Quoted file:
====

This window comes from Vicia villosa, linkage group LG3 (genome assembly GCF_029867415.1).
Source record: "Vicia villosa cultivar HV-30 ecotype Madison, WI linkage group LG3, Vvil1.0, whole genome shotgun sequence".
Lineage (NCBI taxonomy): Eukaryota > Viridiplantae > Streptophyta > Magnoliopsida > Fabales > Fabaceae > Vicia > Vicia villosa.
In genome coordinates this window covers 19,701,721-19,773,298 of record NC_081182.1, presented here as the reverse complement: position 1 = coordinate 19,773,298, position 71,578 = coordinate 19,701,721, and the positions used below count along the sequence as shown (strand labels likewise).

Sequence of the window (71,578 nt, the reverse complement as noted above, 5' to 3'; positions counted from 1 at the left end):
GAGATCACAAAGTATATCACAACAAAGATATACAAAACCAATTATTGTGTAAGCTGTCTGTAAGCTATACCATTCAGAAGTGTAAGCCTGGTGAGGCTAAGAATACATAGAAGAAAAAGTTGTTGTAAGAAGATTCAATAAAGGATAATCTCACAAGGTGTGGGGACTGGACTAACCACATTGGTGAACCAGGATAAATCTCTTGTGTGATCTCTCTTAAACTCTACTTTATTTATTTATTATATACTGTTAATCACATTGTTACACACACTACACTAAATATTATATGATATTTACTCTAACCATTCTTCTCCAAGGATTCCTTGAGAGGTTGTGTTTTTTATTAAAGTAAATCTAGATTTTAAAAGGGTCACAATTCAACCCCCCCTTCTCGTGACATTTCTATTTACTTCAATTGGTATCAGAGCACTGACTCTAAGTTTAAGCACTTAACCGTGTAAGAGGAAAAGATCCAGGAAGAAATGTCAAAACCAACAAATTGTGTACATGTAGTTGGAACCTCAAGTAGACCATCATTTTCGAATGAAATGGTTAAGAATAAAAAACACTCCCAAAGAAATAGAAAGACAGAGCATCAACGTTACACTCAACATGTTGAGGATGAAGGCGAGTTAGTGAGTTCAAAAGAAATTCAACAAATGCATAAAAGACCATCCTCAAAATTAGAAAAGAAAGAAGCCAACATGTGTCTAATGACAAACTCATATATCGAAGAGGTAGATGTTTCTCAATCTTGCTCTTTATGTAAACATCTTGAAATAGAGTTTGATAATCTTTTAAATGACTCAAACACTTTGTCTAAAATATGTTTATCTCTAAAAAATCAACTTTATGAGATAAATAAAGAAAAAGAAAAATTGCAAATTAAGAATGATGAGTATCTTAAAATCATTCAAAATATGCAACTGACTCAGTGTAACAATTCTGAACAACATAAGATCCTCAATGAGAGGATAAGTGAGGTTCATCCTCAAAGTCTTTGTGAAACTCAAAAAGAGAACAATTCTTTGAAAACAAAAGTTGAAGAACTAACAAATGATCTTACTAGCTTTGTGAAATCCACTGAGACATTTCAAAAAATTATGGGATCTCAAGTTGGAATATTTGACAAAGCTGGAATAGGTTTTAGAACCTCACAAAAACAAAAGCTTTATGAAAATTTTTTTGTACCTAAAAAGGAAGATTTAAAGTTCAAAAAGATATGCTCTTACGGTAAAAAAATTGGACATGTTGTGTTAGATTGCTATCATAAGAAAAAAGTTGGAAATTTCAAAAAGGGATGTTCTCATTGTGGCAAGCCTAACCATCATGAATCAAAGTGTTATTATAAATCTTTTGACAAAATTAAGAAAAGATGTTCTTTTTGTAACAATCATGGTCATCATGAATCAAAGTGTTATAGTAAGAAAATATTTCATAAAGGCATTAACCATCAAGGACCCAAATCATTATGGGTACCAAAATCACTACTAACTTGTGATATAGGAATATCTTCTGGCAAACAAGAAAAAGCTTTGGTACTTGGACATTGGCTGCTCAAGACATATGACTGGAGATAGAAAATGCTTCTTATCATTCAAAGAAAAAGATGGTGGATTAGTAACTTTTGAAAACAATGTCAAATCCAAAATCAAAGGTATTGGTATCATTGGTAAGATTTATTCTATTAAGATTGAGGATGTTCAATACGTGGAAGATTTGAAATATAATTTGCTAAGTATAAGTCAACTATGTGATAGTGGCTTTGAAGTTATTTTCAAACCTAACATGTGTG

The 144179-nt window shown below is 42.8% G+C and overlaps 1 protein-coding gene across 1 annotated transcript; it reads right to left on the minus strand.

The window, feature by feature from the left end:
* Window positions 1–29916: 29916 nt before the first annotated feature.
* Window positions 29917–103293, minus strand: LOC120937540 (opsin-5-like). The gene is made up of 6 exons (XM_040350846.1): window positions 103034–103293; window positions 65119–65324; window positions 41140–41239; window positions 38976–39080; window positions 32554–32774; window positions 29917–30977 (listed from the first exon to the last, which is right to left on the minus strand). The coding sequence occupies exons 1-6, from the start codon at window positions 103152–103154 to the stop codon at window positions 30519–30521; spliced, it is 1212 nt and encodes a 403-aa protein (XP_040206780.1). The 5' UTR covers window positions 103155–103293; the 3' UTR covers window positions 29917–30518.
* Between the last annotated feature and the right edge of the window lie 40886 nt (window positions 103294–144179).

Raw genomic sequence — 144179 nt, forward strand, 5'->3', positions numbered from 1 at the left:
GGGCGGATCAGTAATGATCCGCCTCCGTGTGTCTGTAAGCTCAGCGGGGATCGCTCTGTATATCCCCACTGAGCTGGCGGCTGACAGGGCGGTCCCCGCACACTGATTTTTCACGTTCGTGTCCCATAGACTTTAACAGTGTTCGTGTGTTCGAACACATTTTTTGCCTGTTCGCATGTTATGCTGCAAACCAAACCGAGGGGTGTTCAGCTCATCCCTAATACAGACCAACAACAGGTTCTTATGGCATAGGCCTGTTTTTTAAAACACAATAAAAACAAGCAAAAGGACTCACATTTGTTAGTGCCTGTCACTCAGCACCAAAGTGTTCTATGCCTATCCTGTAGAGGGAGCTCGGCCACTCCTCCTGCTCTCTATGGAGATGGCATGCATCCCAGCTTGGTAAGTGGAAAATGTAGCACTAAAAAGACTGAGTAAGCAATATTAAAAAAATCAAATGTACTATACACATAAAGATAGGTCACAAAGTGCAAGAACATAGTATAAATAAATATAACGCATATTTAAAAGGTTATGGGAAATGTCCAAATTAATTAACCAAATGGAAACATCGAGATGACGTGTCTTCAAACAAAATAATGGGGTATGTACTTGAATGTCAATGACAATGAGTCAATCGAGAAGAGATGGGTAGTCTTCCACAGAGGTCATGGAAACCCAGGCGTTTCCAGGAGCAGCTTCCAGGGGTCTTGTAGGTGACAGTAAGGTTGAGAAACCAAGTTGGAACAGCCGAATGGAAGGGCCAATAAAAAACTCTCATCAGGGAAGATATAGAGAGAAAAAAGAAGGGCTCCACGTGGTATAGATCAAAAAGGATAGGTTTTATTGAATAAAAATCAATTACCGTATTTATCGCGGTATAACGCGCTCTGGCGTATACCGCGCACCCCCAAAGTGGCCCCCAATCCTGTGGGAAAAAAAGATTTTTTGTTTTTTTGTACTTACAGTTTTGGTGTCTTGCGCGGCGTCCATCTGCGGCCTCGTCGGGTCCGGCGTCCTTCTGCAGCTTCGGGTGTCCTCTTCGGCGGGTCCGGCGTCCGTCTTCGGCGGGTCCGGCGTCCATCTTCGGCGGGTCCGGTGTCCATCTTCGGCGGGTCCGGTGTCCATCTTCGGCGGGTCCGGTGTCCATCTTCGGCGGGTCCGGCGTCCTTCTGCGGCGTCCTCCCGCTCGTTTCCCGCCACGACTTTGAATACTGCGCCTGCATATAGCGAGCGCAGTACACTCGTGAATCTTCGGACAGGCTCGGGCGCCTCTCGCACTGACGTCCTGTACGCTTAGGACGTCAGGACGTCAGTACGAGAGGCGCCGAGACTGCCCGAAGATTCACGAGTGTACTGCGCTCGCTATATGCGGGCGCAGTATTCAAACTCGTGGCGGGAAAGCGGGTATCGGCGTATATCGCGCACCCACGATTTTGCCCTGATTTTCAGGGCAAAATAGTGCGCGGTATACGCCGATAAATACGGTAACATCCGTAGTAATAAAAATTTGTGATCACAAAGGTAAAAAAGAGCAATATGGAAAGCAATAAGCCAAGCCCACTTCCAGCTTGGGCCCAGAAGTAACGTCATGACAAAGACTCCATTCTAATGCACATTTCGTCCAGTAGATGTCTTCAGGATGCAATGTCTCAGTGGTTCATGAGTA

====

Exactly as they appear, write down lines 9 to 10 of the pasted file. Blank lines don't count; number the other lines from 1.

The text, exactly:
* Window positions 1–29916: 29916 nt before the first annotated feature.
* Window positions 29917–103293, minus strand: LOC120937540 (opsin-5-like). The gene is made up of 6 exons (XM_040350846.1): window positions 103034–103293; window positions 65119–65324; window positions 41140–41239; window positions 38976–39080; window positions 32554–32774; window positions 29917–30977 (listed from the first exon to the last, which is right to left on the minus strand). The coding sequence occupies exons 1-6, from the start codon at window positions 103152–103154 to the stop codon at window positions 30519–30521; spliced, it is 1212 nt and encodes a 403-aa protein (XP_040206780.1). The 5' UTR covers window positions 103155–103293; the 3' UTR covers window positions 29917–30518.